Up in Flames (Film Review: “Burnt”)


Burnt may not be the last word on the ‘Bad Boy’ chef trope, but it’s still an entertaining potboiler of one man’s journey to self. . . plus it’s always fun to watch Bradley Cooper, especially when he’s dicing, slicing and yelling in both English and French.


SnapShot Plot

In this stylish and gorgeously filmed movie about one man’s egocentric and ambitious attempt to vanquish his personal demons by re-establishing himself as the Haute Couture King of All Chefs, Bradley Cooper throws himself into the role of bad-boy chef, Adam Jones with all the fury he’s known for in his performances.

The story begins with Adam coming back to the very people he’d betrayed years earlier when he threw away a brilliant career in Paris by letting his dangerous addictions spiral out of control. Now he’s on a mission to reclaim his title – this time in London – with the support of a few people still loyal to him as well as newcomers who have no idea what they’ve enlisted for when agreeing to join him. Adam is now the executive chef of a venerable hotel restaurant where his erratic temperament soon morphs him into an, at times, inspiring yet bullying and boorish dictator in the kitchen. His sous chef, Helene, in a fine performance by Sienna Miller, will have none of his l’enfant terrible behaviour, forcing Adam to come to terms with the very real reasons his life has spiraled so out of control. She also takes him down a notch when she proves to him that his culinary technique is out of step with the advances that technology has brought to the industry. Emma Thompson also provides quality in a supporting role as a no-nonsense therapist Adam is forced to see. As if it weren’t tough enough to win over the fickle tastes of the fine dining public and food critics while constantly seeking the accolade and limelight, Adam is also being threatened by some unsavory people from his past to whom a considerable debt must be paid. The pressure keeps building until that lid is bound to boil over.



Parting Shot

Before we reduce much of this movie’s sturm und drang down to cinematic hyperbole, let’s remember that terms such as ‘Food Porn’ and ‘Culinary Orgasm’ are actually in use today, evidenced by an entire entertainment industry which caters to the sexy world of haute cuisine. In fact, respected director John Wells and writer, Steven Knight put a lot more into the production of Burnt than might meet the eye. The behind-the-scenes preparation and training, for one. All the cooking in the film was done by the cast themselves, and both Cooper and Miller were rigorously trained by British Michelin-starred chef Marcus Wareing, himself the protégé of none other than Gordon Ramsey. It seems both co-stars (whose previous film was American Sniper) are a good pair. And whereas Bradley Cooper trained hard to execute killer gun skills in American Sniper, in Burnt the actor displayed an already impressive set of knife skills and cooking proficiency, having worked in several restaurant kitchens growing up in New Jersey.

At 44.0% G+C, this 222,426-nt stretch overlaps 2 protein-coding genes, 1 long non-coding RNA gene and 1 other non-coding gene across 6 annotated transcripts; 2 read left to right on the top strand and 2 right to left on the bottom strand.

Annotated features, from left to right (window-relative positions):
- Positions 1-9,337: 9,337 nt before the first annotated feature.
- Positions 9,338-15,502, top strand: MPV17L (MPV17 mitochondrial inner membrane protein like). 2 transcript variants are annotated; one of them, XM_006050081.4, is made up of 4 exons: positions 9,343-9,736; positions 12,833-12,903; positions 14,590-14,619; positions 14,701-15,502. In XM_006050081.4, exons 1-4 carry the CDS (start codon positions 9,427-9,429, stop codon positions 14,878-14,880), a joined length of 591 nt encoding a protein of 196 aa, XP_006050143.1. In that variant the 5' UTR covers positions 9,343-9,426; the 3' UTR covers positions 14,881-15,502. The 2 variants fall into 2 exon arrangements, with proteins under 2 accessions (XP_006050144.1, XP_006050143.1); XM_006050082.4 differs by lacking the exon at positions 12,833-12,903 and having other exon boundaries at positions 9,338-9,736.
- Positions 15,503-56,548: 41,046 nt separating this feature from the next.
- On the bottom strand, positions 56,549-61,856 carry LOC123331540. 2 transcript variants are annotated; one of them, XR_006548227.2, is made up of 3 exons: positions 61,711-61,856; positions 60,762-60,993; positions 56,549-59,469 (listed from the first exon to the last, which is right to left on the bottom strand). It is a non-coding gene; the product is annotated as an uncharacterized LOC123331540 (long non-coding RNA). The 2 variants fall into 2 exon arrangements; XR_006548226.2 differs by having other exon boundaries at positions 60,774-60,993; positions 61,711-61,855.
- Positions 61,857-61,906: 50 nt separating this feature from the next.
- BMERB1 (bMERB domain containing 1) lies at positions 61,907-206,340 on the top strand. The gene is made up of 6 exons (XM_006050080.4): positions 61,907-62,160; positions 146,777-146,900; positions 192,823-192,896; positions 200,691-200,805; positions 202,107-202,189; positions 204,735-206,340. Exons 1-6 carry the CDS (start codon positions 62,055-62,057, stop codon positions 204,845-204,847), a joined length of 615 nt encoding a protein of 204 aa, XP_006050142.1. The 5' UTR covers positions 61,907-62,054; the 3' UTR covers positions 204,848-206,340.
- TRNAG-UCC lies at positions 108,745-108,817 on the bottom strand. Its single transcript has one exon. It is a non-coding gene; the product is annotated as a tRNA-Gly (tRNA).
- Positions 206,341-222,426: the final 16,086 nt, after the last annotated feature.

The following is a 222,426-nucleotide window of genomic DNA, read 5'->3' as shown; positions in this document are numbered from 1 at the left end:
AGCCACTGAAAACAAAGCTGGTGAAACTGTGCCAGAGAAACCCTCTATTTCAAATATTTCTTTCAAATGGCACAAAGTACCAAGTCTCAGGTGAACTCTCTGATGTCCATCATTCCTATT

If anything, Burnt is a cautionary tale about what happens when passion becomes unbridled ambition, and at what cost to yourself and others. When ambition spirals out of control, fueling an ego that’s compensating for a crippling insecurity, it makes for a narcissistic stew but an appetizing character arc.

Burnt is presently streaming on Netflix.

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YouTube Trailer: https://www.youtube.com/watch?v=HXaff0PpszM

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